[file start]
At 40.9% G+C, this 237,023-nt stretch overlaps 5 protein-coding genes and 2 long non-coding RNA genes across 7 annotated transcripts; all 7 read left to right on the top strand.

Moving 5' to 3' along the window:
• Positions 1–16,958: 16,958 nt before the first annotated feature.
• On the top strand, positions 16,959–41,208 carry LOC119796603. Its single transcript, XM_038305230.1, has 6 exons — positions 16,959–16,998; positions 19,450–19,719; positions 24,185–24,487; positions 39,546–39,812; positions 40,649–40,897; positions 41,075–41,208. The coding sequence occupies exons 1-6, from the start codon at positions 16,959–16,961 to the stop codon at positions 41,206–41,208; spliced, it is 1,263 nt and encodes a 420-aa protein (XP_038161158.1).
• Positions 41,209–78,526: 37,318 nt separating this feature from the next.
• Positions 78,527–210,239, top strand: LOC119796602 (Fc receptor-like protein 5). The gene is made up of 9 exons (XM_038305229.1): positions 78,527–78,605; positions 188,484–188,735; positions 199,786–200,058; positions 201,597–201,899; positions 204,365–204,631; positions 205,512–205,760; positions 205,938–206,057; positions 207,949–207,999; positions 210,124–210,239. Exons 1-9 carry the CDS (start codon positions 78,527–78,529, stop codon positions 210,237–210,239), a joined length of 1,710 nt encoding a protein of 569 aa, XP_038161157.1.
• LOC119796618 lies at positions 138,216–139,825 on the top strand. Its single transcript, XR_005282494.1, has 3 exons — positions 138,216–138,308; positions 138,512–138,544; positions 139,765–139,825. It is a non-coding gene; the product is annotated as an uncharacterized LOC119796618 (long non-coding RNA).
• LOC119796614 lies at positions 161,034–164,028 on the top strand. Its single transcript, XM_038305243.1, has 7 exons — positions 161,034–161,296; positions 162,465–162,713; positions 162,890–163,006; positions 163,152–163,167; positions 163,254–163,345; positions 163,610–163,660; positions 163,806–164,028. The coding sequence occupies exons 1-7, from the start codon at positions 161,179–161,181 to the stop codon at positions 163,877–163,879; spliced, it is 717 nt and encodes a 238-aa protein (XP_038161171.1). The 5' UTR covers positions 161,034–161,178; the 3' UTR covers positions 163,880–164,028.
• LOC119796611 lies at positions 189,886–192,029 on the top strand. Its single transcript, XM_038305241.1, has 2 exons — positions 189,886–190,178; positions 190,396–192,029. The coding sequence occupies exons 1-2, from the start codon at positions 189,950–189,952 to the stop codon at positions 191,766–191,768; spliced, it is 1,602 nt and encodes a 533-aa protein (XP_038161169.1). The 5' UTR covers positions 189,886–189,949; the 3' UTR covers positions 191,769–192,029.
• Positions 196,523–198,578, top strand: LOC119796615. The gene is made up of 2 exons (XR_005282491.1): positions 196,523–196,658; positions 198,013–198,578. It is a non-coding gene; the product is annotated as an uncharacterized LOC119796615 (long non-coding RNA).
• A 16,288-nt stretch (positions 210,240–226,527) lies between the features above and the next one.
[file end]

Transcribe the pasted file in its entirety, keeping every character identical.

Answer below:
At 40.9% G+C, this 237,023-nt stretch overlaps 5 protein-coding genes and 2 long non-coding RNA genes across 7 annotated transcripts; all 7 read left to right on the top strand.

Moving 5' to 3' along the window:
• Positions 1–16,958: 16,958 nt before the first annotated feature.
• On the top strand, positions 16,959–41,208 carry LOC119796603. Its single transcript, XM_038305230.1, has 6 exons — positions 16,959–16,998; positions 19,450–19,719; positions 24,185–24,487; positions 39,546–39,812; positions 40,649–40,897; positions 41,075–41,208. The coding sequence occupies exons 1-6, from the start codon at positions 16,959–16,961 to the stop codon at positions 41,206–41,208; spliced, it is 1,263 nt and encodes a 420-aa protein (XP_038161158.1).
• Positions 41,209–78,526: 37,318 nt separating this feature from the next.
• Positions 78,527–210,239, top strand: LOC119796602 (Fc receptor-like protein 5). The gene is made up of 9 exons (XM_038305229.1): positions 78,527–78,605; positions 188,484–188,735; positions 199,786–200,058; positions 201,597–201,899; positions 204,365–204,631; positions 205,512–205,760; positions 205,938–206,057; positions 207,949–207,999; positions 210,124–210,239. Exons 1-9 carry the CDS (start codon positions 78,527–78,529, stop codon positions 210,237–210,239), a joined length of 1,710 nt encoding a protein of 569 aa, XP_038161157.1.
• LOC119796618 lies at positions 138,216–139,825 on the top strand. Its single transcript, XR_005282494.1, has 3 exons — positions 138,216–138,308; positions 138,512–138,544; positions 139,765–139,825. It is a non-coding gene; the product is annotated as an uncharacterized LOC119796618 (long non-coding RNA).
• LOC119796614 lies at positions 161,034–164,028 on the top strand. Its single transcript, XM_038305243.1, has 7 exons — positions 161,034–161,296; positions 162,465–162,713; positions 162,890–163,006; positions 163,152–163,167; positions 163,254–163,345; positions 163,610–163,660; positions 163,806–164,028. The coding sequence occupies exons 1-7, from the start codon at positions 161,179–161,181 to the stop codon at positions 163,877–163,879; spliced, it is 717 nt and encodes a 238-aa protein (XP_038161171.1). The 5' UTR covers positions 161,034–161,178; the 3' UTR covers positions 163,880–164,028.
• LOC119796611 lies at positions 189,886–192,029 on the top strand. Its single transcript, XM_038305241.1, has 2 exons — positions 189,886–190,178; positions 190,396–192,029. The coding sequence occupies exons 1-2, from the start codon at positions 189,950–189,952 to the stop codon at positions 191,766–191,768; spliced, it is 1,602 nt and encodes a 533-aa protein (XP_038161169.1). The 5' UTR covers positions 189,886–189,949; the 3' UTR covers positions 191,769–192,029.
• Positions 196,523–198,578, top strand: LOC119796615. The gene is made up of 2 exons (XR_005282491.1): positions 196,523–196,658; positions 198,013–198,578. It is a non-coding gene; the product is annotated as an uncharacterized LOC119796615 (long non-coding RNA).
• A 16,288-nt stretch (positions 210,240–226,527) lies between the features above and the next one.